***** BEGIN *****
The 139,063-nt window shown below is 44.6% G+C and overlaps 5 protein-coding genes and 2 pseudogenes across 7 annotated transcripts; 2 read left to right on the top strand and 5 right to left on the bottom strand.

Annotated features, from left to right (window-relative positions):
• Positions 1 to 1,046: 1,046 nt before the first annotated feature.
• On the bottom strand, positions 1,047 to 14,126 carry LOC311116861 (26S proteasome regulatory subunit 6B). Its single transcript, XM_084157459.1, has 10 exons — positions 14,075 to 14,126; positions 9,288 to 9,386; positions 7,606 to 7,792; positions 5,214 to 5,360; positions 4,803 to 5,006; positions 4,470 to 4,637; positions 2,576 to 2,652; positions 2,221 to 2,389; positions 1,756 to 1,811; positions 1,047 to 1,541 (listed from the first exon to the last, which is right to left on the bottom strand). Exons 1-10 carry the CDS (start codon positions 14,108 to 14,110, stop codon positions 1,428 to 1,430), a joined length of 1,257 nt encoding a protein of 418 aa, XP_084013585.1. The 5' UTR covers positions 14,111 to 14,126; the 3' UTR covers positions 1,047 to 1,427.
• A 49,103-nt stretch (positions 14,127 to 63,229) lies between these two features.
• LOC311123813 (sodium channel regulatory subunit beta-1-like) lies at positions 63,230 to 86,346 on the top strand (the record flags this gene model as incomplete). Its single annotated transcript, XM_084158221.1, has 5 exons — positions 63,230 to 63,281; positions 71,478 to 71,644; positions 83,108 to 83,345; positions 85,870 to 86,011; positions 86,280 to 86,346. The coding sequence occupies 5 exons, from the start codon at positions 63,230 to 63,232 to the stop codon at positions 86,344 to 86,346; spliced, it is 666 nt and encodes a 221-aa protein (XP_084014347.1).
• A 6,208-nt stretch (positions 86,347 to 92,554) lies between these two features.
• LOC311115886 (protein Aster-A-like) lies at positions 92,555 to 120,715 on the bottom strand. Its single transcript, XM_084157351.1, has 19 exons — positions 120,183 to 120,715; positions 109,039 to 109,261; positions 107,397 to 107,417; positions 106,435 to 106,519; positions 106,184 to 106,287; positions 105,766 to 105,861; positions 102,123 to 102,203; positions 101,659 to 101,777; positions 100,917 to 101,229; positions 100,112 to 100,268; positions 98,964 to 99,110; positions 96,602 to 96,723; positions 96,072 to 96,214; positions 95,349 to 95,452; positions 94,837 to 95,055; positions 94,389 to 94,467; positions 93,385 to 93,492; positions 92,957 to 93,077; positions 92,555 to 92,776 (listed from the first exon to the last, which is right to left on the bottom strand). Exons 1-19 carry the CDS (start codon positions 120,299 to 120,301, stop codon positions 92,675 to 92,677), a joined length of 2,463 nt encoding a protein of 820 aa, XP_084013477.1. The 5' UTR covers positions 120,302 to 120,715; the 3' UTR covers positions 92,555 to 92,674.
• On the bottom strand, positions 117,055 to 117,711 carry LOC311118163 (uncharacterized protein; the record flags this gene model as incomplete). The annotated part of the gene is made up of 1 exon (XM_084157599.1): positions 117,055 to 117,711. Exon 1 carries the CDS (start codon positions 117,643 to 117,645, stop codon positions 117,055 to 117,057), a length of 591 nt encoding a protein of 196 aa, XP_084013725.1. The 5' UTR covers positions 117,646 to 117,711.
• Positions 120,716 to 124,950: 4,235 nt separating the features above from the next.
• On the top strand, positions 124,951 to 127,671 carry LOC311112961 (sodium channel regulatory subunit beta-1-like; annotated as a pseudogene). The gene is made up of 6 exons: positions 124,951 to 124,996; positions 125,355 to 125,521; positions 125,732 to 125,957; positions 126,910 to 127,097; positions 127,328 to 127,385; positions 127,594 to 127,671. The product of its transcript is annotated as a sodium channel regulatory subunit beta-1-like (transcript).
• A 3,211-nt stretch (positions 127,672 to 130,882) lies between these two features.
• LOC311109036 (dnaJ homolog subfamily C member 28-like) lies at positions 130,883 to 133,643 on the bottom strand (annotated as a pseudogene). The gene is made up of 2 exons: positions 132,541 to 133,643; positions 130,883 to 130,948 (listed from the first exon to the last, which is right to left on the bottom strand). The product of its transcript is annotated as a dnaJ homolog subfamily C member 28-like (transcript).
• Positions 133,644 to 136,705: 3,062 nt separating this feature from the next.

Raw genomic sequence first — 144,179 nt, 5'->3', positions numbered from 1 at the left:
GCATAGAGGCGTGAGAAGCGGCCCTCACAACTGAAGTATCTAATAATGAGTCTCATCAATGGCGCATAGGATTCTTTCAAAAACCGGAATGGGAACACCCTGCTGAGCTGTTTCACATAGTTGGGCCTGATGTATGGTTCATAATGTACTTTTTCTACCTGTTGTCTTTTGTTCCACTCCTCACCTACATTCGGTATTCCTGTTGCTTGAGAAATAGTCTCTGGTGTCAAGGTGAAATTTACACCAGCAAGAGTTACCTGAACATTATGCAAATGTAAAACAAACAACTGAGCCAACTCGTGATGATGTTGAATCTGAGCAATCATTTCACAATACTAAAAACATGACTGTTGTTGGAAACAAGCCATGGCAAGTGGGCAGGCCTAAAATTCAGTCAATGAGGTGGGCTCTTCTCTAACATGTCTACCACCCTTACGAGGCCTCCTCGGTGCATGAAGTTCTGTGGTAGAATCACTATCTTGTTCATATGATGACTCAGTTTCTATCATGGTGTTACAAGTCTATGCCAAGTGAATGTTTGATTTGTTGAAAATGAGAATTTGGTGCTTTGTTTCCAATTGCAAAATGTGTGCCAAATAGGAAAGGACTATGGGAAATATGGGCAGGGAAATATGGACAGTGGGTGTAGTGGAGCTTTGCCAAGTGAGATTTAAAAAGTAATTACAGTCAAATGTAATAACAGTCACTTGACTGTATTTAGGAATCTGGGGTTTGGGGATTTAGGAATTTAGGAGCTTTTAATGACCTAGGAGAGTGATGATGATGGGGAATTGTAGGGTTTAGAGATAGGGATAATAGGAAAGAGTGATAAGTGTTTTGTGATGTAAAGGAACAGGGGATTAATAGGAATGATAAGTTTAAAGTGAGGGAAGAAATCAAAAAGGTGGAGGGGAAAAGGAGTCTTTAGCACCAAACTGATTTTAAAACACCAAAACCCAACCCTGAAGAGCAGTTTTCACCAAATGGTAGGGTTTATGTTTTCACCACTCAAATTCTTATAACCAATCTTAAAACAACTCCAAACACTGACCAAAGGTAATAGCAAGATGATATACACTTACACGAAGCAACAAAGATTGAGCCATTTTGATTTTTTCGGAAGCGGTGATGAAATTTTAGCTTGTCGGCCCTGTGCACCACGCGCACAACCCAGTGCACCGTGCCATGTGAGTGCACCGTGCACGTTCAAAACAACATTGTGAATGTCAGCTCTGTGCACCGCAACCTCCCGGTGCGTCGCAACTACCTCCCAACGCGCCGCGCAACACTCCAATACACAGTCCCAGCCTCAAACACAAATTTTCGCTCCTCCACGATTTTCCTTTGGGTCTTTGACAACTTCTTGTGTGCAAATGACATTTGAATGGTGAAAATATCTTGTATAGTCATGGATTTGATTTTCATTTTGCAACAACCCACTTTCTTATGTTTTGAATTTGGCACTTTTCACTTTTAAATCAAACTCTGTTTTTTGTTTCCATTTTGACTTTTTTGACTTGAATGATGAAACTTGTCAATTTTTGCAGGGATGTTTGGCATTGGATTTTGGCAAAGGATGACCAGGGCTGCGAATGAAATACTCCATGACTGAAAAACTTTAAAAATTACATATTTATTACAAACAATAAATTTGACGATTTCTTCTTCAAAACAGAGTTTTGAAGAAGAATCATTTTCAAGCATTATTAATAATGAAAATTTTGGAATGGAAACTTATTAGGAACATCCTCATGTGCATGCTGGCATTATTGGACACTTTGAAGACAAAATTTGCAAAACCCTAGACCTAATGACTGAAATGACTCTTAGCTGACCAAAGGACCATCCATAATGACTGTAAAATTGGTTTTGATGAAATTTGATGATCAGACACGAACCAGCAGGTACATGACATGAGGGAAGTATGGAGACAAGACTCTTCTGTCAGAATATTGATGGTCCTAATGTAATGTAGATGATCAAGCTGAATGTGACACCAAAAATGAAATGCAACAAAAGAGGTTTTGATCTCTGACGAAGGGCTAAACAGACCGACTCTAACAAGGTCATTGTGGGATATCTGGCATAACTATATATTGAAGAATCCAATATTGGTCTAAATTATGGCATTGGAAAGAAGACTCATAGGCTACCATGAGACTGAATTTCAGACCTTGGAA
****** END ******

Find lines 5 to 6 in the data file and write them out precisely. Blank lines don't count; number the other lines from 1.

• A 49,103-nt stretch (positions 14,127 to 63,229) lies between these two features.
• LOC311123813 (sodium channel regulatory subunit beta-1-like) lies at positions 63,230 to 86,346 on the top strand (the record flags this gene model as incomplete). Its single annotated transcript, XM_084158221.1, has 5 exons — positions 63,230 to 63,281; positions 71,478 to 71,644; positions 83,108 to 83,345; positions 85,870 to 86,011; positions 86,280 to 86,346. The coding sequence occupies 5 exons, from the start codon at positions 63,230 to 63,232 to the stop codon at positions 86,344 to 86,346; spliced, it is 666 nt and encodes a 221-aa protein (XP_084014347.1).